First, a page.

currency. Any other answer entails a maneuver exacerbating poverty and
hunger in Cuba. Or the Government is lying.

32 years ago, in 1985, Fidel Castro established himself as a
standard-bearer for Third World countries' refusal to pay their debts.
He organized international conferences in Havana as he promised not to
pay a penny more to creditors, because it was they who had a "huge moral
and financial debt" for their 400 years of "colonial and neocolonial

In July of 1986 Cuba stopped payments: no principal, no interest. But
the regime instantly became an international pariah with which no one
wanted to do business. And it didn´t have a "friend" in the
international community willing to back it up.

It is normal for developing countries to post trade deficits and
negative international payment balances, as they need to import
technology, capital goods, raw materials, and equipment. For this they
receive loans, which they pay back through economic growth. However, in
a centrally planned economy technological and capital resources are not
taken advantage of, as there is waste, theft at factories, and very low
labor productivity. The economy does not grow, loans are not paid back,
and suppliers stop selling and lending money. That's just the way it is.

Cuban debts increased due to unpaid interest. From an original debt of
some 6 billion dollars with the Club de París (in 1986), according to
AFP, by the end of 2014 it had risen to 15 billion. In March of 2015 the
head of this group, Bruno Bezard, travelled to Havana. There were
negotiations and other creditors did the same.

The elite want to get rich, and now

Creditors, convinced they were no longer going to collect anything,
decided to cut their losses: Japan wrote off 80% of Cuba's debt just to
collect at least 20%; Mexico forgave 70%; and other countries followed
their leads. Russia went further and forgave 90% of the 35 billion
dollars that Cuba owed the former Soviet Union, debt that Moscow had
already given up on recovering.

In exchange for these debt cancellations, Havana promised to gradually
pay back the unforgiven balances, with the corresponding interest. The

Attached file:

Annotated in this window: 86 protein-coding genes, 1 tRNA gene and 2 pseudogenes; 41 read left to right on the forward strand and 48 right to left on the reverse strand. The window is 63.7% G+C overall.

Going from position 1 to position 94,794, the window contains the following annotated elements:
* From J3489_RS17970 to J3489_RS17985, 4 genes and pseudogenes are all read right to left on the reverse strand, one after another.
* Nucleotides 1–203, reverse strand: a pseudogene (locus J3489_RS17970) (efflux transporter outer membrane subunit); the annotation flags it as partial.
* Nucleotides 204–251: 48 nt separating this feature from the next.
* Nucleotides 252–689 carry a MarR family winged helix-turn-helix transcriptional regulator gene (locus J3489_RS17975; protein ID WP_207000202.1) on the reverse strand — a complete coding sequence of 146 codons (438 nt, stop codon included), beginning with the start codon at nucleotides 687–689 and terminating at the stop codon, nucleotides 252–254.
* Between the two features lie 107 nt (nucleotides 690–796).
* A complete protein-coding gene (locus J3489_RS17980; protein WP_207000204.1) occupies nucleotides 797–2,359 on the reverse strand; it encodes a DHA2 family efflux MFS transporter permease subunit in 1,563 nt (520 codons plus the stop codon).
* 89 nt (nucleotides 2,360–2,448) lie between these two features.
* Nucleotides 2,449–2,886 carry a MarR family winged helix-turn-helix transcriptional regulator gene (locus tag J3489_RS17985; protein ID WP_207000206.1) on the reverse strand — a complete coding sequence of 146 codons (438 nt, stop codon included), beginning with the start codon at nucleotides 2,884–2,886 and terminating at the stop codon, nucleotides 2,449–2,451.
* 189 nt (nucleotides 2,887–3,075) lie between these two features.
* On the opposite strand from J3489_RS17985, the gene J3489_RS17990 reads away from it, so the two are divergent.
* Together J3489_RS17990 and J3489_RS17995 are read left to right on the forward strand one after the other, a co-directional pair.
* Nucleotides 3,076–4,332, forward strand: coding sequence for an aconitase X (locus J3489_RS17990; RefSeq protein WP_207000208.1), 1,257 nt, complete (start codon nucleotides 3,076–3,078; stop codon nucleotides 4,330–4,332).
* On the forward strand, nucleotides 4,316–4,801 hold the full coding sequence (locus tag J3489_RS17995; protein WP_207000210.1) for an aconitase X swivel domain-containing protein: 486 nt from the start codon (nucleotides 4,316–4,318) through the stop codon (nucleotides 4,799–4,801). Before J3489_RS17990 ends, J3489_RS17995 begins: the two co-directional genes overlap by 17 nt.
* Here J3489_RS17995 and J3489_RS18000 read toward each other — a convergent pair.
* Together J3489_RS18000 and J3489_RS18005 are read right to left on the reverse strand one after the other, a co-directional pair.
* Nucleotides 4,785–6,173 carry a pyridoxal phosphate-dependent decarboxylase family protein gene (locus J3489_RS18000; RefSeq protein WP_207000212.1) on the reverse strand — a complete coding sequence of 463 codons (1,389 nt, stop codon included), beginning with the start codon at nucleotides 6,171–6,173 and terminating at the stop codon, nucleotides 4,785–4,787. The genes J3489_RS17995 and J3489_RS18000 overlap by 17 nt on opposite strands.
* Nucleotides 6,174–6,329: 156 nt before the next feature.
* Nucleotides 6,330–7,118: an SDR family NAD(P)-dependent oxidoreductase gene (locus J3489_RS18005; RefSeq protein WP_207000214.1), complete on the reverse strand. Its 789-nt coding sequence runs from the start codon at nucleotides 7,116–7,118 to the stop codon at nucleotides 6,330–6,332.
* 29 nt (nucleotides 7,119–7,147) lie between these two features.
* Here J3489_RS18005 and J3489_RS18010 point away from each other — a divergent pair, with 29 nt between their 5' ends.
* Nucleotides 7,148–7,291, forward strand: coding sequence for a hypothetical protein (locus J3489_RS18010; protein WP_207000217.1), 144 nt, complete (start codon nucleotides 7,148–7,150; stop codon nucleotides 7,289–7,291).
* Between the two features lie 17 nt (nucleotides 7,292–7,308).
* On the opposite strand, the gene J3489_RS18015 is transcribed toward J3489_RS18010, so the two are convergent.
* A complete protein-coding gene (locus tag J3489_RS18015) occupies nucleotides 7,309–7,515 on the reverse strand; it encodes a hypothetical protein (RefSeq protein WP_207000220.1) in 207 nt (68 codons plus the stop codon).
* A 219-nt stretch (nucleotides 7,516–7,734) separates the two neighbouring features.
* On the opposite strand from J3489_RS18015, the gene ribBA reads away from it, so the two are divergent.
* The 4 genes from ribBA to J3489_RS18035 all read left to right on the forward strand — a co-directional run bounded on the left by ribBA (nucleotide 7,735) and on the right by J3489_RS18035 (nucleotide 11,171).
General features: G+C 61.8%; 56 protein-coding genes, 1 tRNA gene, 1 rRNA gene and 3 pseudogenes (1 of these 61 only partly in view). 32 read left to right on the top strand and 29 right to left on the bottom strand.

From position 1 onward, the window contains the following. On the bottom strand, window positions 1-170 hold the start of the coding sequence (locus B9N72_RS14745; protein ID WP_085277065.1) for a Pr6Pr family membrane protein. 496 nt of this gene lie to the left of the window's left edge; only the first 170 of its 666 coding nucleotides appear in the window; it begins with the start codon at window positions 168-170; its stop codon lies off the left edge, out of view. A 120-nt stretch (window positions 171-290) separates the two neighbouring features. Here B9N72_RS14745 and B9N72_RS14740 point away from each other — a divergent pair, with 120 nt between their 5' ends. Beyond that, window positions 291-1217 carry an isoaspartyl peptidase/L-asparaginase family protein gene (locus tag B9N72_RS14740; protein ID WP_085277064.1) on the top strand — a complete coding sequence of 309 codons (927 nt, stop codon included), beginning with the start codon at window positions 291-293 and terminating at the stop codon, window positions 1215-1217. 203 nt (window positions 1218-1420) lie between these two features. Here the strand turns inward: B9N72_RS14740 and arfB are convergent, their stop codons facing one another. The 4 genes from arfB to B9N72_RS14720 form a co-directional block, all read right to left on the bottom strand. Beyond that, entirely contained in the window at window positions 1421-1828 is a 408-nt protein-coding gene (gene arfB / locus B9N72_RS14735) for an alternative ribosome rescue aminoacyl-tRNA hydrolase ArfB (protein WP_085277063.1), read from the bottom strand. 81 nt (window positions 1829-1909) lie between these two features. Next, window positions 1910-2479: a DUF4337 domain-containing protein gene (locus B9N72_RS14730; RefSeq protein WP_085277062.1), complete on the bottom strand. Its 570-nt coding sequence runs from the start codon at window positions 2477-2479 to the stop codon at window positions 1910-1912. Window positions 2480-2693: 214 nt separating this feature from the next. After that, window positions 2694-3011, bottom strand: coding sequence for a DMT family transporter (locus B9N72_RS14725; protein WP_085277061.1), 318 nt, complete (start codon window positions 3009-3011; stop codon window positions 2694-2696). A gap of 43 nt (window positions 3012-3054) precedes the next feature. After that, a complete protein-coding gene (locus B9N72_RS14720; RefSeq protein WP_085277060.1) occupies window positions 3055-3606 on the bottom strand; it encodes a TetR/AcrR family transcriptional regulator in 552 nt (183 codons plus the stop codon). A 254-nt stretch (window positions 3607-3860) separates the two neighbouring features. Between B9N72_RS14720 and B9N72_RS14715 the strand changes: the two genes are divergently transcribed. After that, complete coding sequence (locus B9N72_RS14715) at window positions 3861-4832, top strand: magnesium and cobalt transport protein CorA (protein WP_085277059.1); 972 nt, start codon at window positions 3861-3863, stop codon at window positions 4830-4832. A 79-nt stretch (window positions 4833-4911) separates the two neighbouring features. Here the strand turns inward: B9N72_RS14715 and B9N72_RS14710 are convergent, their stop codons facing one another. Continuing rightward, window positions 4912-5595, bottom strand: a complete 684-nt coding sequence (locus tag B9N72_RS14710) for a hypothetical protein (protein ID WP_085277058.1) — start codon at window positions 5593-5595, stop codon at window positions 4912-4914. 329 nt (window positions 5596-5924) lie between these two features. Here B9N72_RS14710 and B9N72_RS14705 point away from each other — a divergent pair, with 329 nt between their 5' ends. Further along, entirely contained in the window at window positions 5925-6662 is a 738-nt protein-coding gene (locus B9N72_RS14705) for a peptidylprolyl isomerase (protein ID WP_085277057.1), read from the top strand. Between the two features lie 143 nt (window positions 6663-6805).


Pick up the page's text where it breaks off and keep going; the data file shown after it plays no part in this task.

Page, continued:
ruling caste must follow through on these commitments if it wants to
receive any loans in the future.

Several conclusions are possible from all this, all of them speculative,
because there is no way to verify anything when it comes to Castro's
financial authorities. First, it is likely that the figure cited of over
5.29 billion was inflated, and that the amount paid was much lower.

If that amount was really disbursed it is because the commanders,
generals and leaders of the Communist Party (PCC), the owners of the
country, are truly desperate for loans and investments. They know that
they do not have much time left to get rich, as the Castro regime is
faltering, in every way.

And those officers might be asked: Do you truly believe that you are
going to secure the 2.5 billion a year you want in investments and loans
without dismantling Cuba's structure of Stalinist, anti-capitalist
legislation? Please…

But, apparently, they believe they will, so they probably sacrificed
imports of food, medicines, consumer goods, etc., thereby aggravating
the misery of the Cuban people.

It could also be that Colombia's FARC drug traffickers, grateful for
Castro's role in the peace agreement, favorable for the guerrillas, and
in response to pressure by Caracas, spurred them to "lend" General
Castro a good portion of those billions of dollars, to pay his creditors.

Source: Did the regime pay its creditors 5.29 billion? | Diario de Cuba